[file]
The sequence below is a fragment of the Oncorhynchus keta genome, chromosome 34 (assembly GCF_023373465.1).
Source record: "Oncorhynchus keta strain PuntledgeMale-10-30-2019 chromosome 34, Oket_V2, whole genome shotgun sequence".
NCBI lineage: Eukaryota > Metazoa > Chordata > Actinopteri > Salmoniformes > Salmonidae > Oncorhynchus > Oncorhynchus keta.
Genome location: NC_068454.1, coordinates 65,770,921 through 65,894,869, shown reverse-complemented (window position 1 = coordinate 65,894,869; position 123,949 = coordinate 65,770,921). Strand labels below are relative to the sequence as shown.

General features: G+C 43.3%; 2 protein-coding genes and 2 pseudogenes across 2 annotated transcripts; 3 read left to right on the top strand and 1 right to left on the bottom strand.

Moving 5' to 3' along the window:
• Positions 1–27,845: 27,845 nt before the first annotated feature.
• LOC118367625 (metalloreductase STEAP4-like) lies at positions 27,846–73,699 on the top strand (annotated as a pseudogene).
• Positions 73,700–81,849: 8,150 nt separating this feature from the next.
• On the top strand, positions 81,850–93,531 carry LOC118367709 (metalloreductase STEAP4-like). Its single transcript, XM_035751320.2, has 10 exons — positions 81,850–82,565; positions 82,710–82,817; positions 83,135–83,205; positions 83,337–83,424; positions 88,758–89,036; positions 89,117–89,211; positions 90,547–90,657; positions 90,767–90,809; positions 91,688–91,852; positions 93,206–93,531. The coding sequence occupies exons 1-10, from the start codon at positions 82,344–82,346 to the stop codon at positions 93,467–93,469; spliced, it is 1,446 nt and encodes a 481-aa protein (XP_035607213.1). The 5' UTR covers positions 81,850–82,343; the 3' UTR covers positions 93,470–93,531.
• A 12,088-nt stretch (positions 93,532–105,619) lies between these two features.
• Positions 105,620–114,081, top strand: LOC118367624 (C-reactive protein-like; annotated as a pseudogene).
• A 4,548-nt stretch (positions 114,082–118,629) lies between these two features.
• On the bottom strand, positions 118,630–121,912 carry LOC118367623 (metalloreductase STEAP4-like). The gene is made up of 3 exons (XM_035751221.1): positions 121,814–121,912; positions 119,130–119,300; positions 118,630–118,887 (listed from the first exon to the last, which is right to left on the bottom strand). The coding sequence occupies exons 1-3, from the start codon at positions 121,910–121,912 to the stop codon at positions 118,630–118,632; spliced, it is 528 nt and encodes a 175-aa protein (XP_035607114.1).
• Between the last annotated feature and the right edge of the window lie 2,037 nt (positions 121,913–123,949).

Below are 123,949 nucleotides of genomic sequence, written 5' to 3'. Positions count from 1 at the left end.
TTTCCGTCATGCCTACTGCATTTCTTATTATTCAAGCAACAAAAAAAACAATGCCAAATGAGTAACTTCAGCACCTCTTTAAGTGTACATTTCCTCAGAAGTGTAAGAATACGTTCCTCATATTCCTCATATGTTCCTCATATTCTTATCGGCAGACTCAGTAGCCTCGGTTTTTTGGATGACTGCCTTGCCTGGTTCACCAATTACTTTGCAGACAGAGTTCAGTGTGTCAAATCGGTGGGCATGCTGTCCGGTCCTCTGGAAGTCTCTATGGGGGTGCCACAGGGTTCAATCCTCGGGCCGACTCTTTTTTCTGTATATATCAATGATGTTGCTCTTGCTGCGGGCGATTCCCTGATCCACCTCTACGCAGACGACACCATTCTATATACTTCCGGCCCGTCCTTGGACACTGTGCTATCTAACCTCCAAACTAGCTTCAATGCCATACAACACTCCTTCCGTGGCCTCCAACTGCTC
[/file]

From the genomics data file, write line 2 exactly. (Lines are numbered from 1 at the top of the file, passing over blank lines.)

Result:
Source record: "Oncorhynchus keta strain PuntledgeMale-10-30-2019 chromosome 34, Oket_V2, whole genome shotgun sequence".